Here is an overview of Fourier analysis applied to finite abelian groups. It shows how to generalize a priori different computations such as the discrete Fourier transform or the Hadamard-Walsh transform.

**CHARACTER**

Let be a finite abelian group with additive notation. A character of is a group homomorphism that is to say for all

It is straightforward to check that the characters of form a group called the dual group, which is denoted by .

- Group law :
- Neutral element : is called the principal character
- Inversion :

**ISOMORPHISM**

We consider, up to an isomorphism, that a cyclic group of order is the additive group of integers modulo denoted by . Then, to each we can associate a mapping

This mapping is independent of the choice of the representatives since is n-periodic in both and . In order to improve the readability we remove the squares around the representatives and write instead of .

It is easy to check that are characters of

For similar reasons we have

which gives the group law of . This implies that the dual group is a cyclic group of order . Hence the following lemma

**Lemma :**

This result can be generalized to finite abelian groups

**Theorem :** Let G be a finite abelian group. Then

*Proof*

It is well known from abstract algebra that a finite abelian group can be decomposed as a direct sum of cyclic groups, namely

The trick consists of proving an isomorphism with the group direct product

.

Let be characters of respectively. We define the function

Clearly, is a character of and the construction of from is injective.

Now, consider . The restriction is a character of . It follows .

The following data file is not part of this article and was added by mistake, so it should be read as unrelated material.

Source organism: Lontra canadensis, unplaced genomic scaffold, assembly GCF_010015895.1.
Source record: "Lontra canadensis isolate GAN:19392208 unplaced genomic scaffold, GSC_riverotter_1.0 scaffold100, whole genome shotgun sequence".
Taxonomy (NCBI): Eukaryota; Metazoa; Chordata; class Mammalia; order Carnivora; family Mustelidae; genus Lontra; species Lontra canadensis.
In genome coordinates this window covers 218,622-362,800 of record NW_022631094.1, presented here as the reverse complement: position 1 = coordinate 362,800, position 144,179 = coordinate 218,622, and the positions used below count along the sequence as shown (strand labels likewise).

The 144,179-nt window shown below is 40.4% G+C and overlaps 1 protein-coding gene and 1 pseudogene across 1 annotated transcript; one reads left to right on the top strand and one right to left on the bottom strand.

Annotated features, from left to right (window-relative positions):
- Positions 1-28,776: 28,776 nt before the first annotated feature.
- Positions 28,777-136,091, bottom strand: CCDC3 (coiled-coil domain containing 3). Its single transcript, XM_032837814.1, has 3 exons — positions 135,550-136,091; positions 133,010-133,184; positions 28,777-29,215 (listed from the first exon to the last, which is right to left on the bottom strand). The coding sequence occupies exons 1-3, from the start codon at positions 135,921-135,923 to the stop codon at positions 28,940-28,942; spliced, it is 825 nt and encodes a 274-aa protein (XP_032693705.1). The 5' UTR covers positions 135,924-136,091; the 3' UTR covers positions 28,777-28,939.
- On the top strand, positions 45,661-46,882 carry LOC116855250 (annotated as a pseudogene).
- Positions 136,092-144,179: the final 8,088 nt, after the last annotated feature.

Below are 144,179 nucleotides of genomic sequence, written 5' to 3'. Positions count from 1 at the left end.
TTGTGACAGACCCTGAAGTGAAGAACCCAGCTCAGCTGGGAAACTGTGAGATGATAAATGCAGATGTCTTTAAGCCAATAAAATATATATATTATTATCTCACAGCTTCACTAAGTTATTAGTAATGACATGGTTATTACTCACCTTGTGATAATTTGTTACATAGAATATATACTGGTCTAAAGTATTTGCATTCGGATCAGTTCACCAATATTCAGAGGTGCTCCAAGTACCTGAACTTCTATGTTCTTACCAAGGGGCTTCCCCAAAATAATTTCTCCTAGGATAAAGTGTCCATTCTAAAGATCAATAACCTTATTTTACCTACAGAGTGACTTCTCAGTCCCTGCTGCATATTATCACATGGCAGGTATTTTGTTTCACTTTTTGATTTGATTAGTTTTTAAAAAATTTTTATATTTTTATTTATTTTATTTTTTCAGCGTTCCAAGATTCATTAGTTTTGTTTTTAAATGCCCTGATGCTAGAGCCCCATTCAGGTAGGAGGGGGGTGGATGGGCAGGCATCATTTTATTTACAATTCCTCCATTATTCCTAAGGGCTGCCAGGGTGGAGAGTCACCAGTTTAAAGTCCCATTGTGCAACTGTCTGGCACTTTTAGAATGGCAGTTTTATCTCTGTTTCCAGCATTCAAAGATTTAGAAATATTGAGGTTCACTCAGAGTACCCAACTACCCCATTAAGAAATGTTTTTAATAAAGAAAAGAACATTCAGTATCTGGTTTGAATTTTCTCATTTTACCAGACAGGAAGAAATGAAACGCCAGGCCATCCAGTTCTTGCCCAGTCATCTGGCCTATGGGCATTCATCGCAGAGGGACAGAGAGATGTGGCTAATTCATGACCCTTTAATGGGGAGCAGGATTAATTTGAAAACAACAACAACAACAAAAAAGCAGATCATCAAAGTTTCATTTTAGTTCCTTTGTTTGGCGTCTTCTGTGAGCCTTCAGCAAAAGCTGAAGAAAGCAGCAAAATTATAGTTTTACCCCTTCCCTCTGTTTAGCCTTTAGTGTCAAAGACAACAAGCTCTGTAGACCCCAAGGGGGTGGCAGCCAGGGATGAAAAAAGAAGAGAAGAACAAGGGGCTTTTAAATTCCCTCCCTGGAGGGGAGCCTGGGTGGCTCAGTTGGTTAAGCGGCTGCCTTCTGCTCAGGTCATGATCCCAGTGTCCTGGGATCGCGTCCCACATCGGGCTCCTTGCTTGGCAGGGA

**ORTHOGONALITY**

Let be a finite abelian group. The functions form the Hilbert space . In particular, the characters are elements of and satisfy the following lemma

**Lemma :** Suppose . Then

*Proof*

The first case is easy. If then

Note that we have used the property meaning that each value is a root of unity. Indeed, the dual group being finite, all characters have finite order.

The second case is not really more difficult. Put . Since the character is different from . Thus there exists such that . The inner product can be rewritten using and the property (since is a root of unity as explained before).

We can permute the elements of by adding

Therefore

Finally we deduce since by definition.

**FOURIER TRANSFORM**

We are now ready to define the Fourier transform on finite abelian groups.

**Fourier transform :** Let be a finite abelian group and . Then the Fourier transform of is by definition

This definition is really similar to the well known discrete Fourier transform. We can illustrate on two examples.

**Example :**

We have seen that characters of are given by . Thus, the Fourier transform as defined on finite abelian groups is

We recover the definition of the usual discrete Fourier transform.

**Example :** ( times)

Clearly, the characters are m-products of the characters of (if you do not see why then recall the proof of above).

The characters of are easy to determine :

As a consequence the characters of are given by m-products

where and . We use the standard inner product of vectors to simplify the writing

The Fourier transform as defined on finite abelian groups is

We recover the definition of the usual Hadamard-Walsh transform.